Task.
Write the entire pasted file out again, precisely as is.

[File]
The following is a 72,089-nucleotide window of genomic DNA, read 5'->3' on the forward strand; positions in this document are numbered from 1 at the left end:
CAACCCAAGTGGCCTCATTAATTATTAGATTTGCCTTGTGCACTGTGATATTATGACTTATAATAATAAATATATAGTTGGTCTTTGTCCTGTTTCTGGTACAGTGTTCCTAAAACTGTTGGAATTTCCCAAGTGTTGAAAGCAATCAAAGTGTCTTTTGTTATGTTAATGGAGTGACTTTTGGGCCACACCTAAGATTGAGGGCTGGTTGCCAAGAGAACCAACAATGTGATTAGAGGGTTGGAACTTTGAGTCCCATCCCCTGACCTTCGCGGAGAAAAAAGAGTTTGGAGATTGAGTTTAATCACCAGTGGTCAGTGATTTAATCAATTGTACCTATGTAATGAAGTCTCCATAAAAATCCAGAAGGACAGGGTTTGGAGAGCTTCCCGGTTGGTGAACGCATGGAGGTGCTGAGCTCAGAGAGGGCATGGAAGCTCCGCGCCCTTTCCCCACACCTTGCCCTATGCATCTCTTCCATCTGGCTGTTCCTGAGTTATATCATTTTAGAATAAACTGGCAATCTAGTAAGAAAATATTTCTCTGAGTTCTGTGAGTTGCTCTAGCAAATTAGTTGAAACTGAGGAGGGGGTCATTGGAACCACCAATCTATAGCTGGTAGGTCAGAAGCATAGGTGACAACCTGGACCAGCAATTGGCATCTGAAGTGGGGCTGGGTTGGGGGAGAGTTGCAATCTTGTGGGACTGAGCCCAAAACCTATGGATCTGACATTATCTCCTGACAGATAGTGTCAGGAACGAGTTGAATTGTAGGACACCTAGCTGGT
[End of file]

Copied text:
The following is a 72,089-nucleotide window of genomic DNA, read 5'->3' on the forward strand; positions in this document are numbered from 1 at the left end:
CAACCCAAGTGGCCTCATTAATTATTAGATTTGCCTTGTGCACTGTGATATTATGACTTATAATAATAAATATATAGTTGGTCTTTGTCCTGTTTCTGGTACAGTGTTCCTAAAACTGTTGGAATTTCCCAAGTGTTGAAAGCAATCAAAGTGTCTTTTGTTATGTTAATGGAGTGACTTTTGGGCCACACCTAAGATTGAGGGCTGGTTGCCAAGAGAACCAACAATGTGATTAGAGGGTTGGAACTTTGAGTCCCATCCCCTGACCTTCGCGGAGAAAAAAGAGTTTGGAGATTGAGTTTAATCACCAGTGGTCAGTGATTTAATCAATTGTACCTATGTAATGAAGTCTCCATAAAAATCCAGAAGGACAGGGTTTGGAGAGCTTCCCGGTTGGTGAACGCATGGAGGTGCTGAGCTCAGAGAGGGCATGGAAGCTCCGCGCCCTTTCCCCACACCTTGCCCTATGCATCTCTTCCATCTGGCTGTTCCTGAGTTATATCATTTTAGAATAAACTGGCAATCTAGTAAGAAAATATTTCTCTGAGTTCTGTGAGTTGCTCTAGCAAATTAGTTGAAACTGAGGAGGGGGTCATTGGAACCACCAATCTATAGCTGGTAGGTCAGAAGCATAGGTGACAACCTGGACCAGCAATTGGCATCTGAAGTGGGGCTGGGTTGGGGGAGAGTTGCAATCTTGTGGGACTGAGCCCAAAACCTATGGATCTGACATTATCTCCTGACAGATAGTGTCAGGAACGAGTTGAATTGTAGGACACCTAGCTGGT